An Unusual Case of Metabolic Acidosis- Mind the Gap!




Journal Title

Journal ISSN

Volume Title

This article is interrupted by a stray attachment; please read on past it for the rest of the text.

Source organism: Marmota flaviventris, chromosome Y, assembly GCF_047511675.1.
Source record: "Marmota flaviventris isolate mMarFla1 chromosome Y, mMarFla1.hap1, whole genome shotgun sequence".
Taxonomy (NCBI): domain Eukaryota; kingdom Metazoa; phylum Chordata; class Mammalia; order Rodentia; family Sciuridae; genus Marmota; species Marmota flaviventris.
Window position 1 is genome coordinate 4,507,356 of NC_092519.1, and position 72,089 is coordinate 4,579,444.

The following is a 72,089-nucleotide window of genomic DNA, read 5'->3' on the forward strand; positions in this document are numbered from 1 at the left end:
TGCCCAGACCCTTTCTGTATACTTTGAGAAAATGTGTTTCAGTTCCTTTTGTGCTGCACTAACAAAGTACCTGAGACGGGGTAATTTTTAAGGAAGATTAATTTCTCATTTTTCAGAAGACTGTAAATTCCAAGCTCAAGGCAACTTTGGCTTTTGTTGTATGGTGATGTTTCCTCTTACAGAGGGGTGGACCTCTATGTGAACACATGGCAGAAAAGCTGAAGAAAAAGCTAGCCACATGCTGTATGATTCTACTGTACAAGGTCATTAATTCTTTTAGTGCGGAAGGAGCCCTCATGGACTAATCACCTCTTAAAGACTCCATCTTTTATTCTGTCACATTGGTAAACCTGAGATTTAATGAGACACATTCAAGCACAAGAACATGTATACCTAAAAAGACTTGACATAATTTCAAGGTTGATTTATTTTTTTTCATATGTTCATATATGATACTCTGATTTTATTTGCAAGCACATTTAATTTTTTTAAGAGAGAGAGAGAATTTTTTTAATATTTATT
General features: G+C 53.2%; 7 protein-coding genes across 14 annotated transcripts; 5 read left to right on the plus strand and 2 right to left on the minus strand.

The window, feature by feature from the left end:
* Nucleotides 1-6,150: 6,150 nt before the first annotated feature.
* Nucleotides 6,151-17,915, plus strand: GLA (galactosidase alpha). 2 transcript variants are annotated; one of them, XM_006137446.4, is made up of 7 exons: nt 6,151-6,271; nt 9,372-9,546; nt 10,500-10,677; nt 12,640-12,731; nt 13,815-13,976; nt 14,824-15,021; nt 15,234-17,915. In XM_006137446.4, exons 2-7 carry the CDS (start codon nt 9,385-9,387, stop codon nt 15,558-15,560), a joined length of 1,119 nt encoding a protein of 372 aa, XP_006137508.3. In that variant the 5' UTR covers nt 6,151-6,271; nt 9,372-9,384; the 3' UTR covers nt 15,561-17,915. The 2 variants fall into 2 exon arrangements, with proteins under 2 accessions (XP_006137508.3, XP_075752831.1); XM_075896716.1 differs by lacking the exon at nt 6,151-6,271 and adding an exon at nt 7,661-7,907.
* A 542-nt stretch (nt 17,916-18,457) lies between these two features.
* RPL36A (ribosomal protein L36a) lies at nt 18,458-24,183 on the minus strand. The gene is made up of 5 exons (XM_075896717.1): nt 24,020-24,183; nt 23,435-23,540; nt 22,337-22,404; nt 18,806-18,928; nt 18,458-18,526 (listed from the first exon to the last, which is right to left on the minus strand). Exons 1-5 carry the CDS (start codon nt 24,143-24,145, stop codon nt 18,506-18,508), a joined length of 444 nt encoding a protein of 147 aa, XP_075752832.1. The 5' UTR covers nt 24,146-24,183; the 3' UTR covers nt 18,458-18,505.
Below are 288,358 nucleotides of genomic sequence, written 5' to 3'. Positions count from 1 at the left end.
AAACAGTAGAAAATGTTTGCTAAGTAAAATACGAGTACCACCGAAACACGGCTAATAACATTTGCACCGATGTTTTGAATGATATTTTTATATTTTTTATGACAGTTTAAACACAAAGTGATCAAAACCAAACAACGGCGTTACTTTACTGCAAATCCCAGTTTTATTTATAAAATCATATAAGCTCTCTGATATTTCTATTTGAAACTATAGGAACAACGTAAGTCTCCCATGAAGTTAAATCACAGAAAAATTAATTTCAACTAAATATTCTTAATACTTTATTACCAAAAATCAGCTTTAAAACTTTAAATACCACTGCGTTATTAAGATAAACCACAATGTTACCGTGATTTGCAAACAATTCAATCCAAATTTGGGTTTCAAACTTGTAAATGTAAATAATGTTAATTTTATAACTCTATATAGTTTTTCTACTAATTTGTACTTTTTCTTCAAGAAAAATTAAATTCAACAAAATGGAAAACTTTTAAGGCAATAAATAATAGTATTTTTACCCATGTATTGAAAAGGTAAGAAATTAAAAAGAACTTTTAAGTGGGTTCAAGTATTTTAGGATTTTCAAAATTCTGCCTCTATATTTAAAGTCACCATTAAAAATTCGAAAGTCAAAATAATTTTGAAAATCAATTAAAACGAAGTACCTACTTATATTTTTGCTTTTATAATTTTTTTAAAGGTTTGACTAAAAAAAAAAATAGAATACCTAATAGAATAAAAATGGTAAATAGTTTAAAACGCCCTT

Background: Euglycemic diabetic ketoacidosis (EDKA) is a rare, life-threatening condition characterized by acidosis, elevated ketone levels, and a high anion gap (AG) in the presence of normal blood glucose. We present a unique case of EDKA in a non-diabetic patient linked to sodium-glucose cotransporter-2 (SGLT2) inhibitor use. Case Presentation: A 64-year-old female with a history of chronic hypercapnic respiratory failure, Charcot-Marie-Tooth disease, hypertension, depression, and chronic diastolic congestive heart failure was admitted for progressively worsening confusion, left-sided weakness, facial numbness, dyspnea, generalized weakness and feeling ill for 24 hours duration. Physical exam revealed afebrile, confused patient with bilateral lower extremity weakness. At home she was on Dapagliflozin, Metoprolol, Sacubitril-Valsartan, and Spironolactone. Laboratory results showed a glucose level of99 mg/dl, a bicarbonate level of 13 mmol/l, an AG of 18mEq/l, delta gap of 6mEq/l, arterial pH of 7.08, and PCO2 of 36. Urinalysis revealed leukocytes, positive nitrate, high glucose (>1000 mmol/l), ketones (>80 mmol/l), and beta-hydroxybutyrate (6.7 mmol/l). Computed tomography (CT) brain scan showed no intracranial hemorrhage. EDKA was diagnosed, and her treatment included intravenous dextrose, insulin, and broad-spectrum antibiotics for a urinary tract infection. She responded well to treatment, with resolution of her metabolic acidosis. Conclusion: The incidence of EDKA due to SGLT2 inhibitors is approximately 0.1%. Timely diagnosis can be challenging due to normal glucose levels. We know that SGLT2 inhibitors enhance glycosuria, promoting ketone body production through lipolysis. Elevated glucagon and reduced glucose levels contribute to hepatic ketone production. Increasing glucagon levels and low glucose levels promote the production of ketones, and this glucagon-insulin imbalance leads to the development of EDKA. Differential diagnoses for high anion gap metabolic acidosis (HAGMA) include methanol, uremia, diabetic ketoacidosis, propylene glycol, isoniazid, iron overdose, lactic acidosis, ethylene glycol, and salicylate toxicity. Initial laboratory assessments should include basic electrolytes, glucose, calcium, magnesium, creatinine, blood urea nitrogen, serum and urine ketones, beta-hydroxybutyric acid, arterial or venous blood gas analysis, lactic acid, and complete blood count, among others. Blood cultures, urine analysis, and chest radiographs are needed to rule out any infection. High-calorie glucose infusion and tight glycemic control are key elements in ameliorating intractable metabolic acidosis brought about by SGLT2 inhibitor-induced EDKA. Remember to always mind the gap in patients with HAGMA! Healthcare providers should remain diligent, considering EDKA, especially with normal glucose levels. Patients need to be educated about the risks associated with SGLT2 inhibitors, fostering open communication and shared decision-making for safer medication management.